DHS, DOJ Look to Spend Big on Countering Violent Domestic Extremism
New money, new programs will fight what officials described as a growing problem.
The Jan. 6 attack on the U.S. Capitol Building represented a grave threat to democracy, U.S. Attorney General Merrick Garland told lawmakers Wednesday, and the Department of Justice will allocate more than $100 million in funds for fiscal year 2022 to address the rising threat of violent domestic extremism.
Garland, who led the federal prosecution of Timothy McVeigh for the 1995 Oklahoma City bombing, began his testimony by noting that 2019 “was the deadliest year for domestic violent extremism” since 1995, according to the FBI. He said the Justice Department is moving discretionary funds to address the problem and the President’s 2022 budget will “provide over $100 million in additional funds to address the rising threat of domestic violent extremism and domestic terrorism, including funding for the FBI, the U.S. Attorneys’ Offices, the U.S. Marshals Service, and other components of the Department.”
The money will support efforts such as the 200 Joint Terrorism Task Force teams that exist across the country, help federal attorneys’ offices to better pursue cases related to domestic violent extremism, boost the Office of Community Oriented Policing Services, and fund more research into online radicalization through the Department’s National Institute of Justice.
“We are now reassessing our existing activities and authorities to ensure that we have the right posture to confront the threat of domestic violent extremism and domestic terrorism,” Garland said, adding that “In my career as a judge, and in law enforcement, I have not seen a more dangerous threat to democracy than the invasion” of the U.S. Capitol Building on January 6,. “There was an attempt to interfere with the fundamental passing element of our democracy, the peaceful transfer of power.”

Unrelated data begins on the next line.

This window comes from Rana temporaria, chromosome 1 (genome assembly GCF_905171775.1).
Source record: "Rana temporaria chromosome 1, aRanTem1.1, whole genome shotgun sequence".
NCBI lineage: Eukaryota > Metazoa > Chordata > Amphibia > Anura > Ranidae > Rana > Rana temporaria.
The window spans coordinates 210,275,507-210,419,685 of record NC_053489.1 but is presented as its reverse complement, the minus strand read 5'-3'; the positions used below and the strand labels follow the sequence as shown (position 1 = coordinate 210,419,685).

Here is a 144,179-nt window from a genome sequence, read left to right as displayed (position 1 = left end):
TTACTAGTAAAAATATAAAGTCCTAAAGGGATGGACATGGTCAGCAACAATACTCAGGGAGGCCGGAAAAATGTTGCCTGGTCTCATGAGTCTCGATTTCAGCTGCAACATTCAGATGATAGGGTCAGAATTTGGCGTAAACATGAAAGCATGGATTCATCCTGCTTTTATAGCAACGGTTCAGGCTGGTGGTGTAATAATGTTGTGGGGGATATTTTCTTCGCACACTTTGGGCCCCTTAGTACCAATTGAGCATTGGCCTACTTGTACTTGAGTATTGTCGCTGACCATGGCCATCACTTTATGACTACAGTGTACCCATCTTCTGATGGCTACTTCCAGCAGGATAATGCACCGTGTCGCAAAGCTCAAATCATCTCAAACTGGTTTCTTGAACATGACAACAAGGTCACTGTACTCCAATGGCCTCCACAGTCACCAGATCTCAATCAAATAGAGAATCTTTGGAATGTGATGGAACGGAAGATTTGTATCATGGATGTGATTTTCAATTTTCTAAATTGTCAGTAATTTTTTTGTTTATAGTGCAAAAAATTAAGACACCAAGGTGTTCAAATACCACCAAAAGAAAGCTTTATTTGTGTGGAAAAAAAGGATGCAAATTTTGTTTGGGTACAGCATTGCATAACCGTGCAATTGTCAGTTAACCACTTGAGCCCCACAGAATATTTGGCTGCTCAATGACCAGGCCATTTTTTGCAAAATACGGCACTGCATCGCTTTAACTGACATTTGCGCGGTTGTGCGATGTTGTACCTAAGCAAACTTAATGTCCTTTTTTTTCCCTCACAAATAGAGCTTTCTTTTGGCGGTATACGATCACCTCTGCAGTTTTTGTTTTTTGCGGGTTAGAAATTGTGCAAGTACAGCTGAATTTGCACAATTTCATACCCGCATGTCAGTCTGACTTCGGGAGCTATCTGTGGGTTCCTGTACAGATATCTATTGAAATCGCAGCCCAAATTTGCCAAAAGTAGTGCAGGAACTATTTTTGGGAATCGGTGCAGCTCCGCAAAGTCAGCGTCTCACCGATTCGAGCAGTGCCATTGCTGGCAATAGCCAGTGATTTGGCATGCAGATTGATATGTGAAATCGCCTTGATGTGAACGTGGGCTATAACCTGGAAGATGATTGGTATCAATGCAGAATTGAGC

At the hearing, Department of Homeland Security Secretary Alejandro Mayorkas said his department will also move resources to fight domestic extremism by designating it as a priority within the DHS grant program. “This means that in fiscal year 2021, state, local, tribal, and territorial...governments will spend at least $77 million to prevent, protect against, and respond to domestic violent extremism,” he said.
While law enforcement on the state and federal level are working more closely than they had at the time of the Oklahoma City bombing, perhaps the most famous event of domestic extremism in modern memory, the threat has also grown as new technologies like online communication made it easier for extremists to find one another, coordinate activities, recruit followers, and incite violence,” Garland said.
“In addition, the degree of...lethal weaponry available now is substantially higher than it was then, when it took 2,000 pounds of ammonium nitrate to bring down that building. It would take considerably less of modern explosives to do the same,” he said.